Did you know that a typical American adult has a greater than 1 in 4 chance of becoming disabled, even temporarily, at some point in their life? Disabilities in all walks of life are more common than we typically think.
This year marks the 30th anniversary of one of the most extensive laws to grant equity to a portion of America’s population that historically was often forgotten and ignored, the Americans with Disabilities Act (ADA). Political scientists consider this to be one of the most sweeping pieces of civil rights legislation since the Civil Rights Act of 1964. The ADA covers urban design, architecture, transportation, access to medical treatment, IT services, access to public places, parking, employment, and—most relevant to this article—how to make sure we accommodate those with disabilities in public engagement activities.
Many of us are familiar with some of more common ADA regulations, such as ensuring enough accessible parking spaces or requiring the “tactile paving” (i.e., bumps) on crosswalk ramps for the visually impaired, but the ADA is far more reaching than most people know. The law gives rise to the term “reasonable accommodations” throughout most corners of society—and this includes public engagement in the public planning process. This means that when conducting public engagement, agencies must go above and beyond to make sure those with a disability can participate in the same activities as non-disabled people.
Options for Reasonable Accommodation in Digital Public Engagement
It is important to remember that public engagement includes not only meetings, but any activity for information dissemination, input, engagement, and collaboration, whether in person or through digital and telecommunications media. Most local governments are subject to Section 508 of the Federal Rehabilitation Act and Title III of the ADA. Section 508 requires websites and electronic content to be compliant with Web Content Accessibility Guidelines. See the World Wide Web Consortium’s Web Accessibility Initiative for more information.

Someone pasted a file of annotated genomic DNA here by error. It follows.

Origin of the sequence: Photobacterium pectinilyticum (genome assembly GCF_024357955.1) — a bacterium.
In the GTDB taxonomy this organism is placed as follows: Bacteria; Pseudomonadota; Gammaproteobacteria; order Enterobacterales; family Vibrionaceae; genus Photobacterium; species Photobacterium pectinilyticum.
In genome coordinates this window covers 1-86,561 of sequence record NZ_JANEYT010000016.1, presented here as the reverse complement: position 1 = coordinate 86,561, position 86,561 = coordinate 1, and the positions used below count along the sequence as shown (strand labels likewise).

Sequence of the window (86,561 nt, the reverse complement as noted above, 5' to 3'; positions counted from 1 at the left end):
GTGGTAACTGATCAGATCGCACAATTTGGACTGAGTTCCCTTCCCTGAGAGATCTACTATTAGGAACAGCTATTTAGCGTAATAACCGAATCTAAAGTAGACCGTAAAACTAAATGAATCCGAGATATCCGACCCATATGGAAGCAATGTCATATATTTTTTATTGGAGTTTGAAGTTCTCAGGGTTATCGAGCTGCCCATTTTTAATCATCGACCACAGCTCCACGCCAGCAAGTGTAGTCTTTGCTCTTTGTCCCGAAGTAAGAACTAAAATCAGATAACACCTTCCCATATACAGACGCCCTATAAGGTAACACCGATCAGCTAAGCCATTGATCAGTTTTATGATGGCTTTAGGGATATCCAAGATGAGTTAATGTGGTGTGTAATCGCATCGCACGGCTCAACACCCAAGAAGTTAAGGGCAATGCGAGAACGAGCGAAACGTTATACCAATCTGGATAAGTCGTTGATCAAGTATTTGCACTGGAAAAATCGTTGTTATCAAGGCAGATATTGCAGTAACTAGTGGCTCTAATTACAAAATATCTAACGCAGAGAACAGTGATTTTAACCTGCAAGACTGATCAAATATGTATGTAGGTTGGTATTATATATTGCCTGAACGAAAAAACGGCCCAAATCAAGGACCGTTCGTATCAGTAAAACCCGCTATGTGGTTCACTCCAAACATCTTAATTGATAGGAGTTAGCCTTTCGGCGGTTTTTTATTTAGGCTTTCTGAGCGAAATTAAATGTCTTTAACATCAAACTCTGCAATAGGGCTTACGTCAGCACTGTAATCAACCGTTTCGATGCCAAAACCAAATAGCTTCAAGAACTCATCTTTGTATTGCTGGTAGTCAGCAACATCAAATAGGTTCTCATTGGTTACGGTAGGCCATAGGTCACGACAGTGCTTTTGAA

So what does this mean?
Here are some things to consider when planning digital engagement to help ensure disabilities are properly accommodated: make your content compatible with on-screen magnifiers and text-to-speech technology for the visually impaired or blind; provide closed-captioning services for webinars and web conferences to aid the hearing impaired; and offer the ability to request reasonable accommodations well before an event via email, telephone, and TTY devices, if available.
COVID-19 and ADA Compliance
Even during this period of the COVID-19 pandemic and social distancing protocols and orders, the ADA still applies. It is a federal law and thus must still be considered even with various states’ governors’ executive orders suspending portions of open meeting laws and providing more flexibility for teleconferencing and web-conferencing for public meetings and engagement. Please see this statement from the Assistant Attorney General of the U.S. Department of Justice’s Civil Rights Division on protecting the civil rights of Americans while responding to COVID-19.
We are here to help!
ESA’s public engagement and technology experts work with our clients to develop comprehensive public engagement strategies; provide hosting, facilitation, and platforms for public meetings; work with online engagement vendors; and create customized engagement platforms for your projects, meetings, and plans. Please email me for assistance with your next plan, engagement strategy, event, or meeting.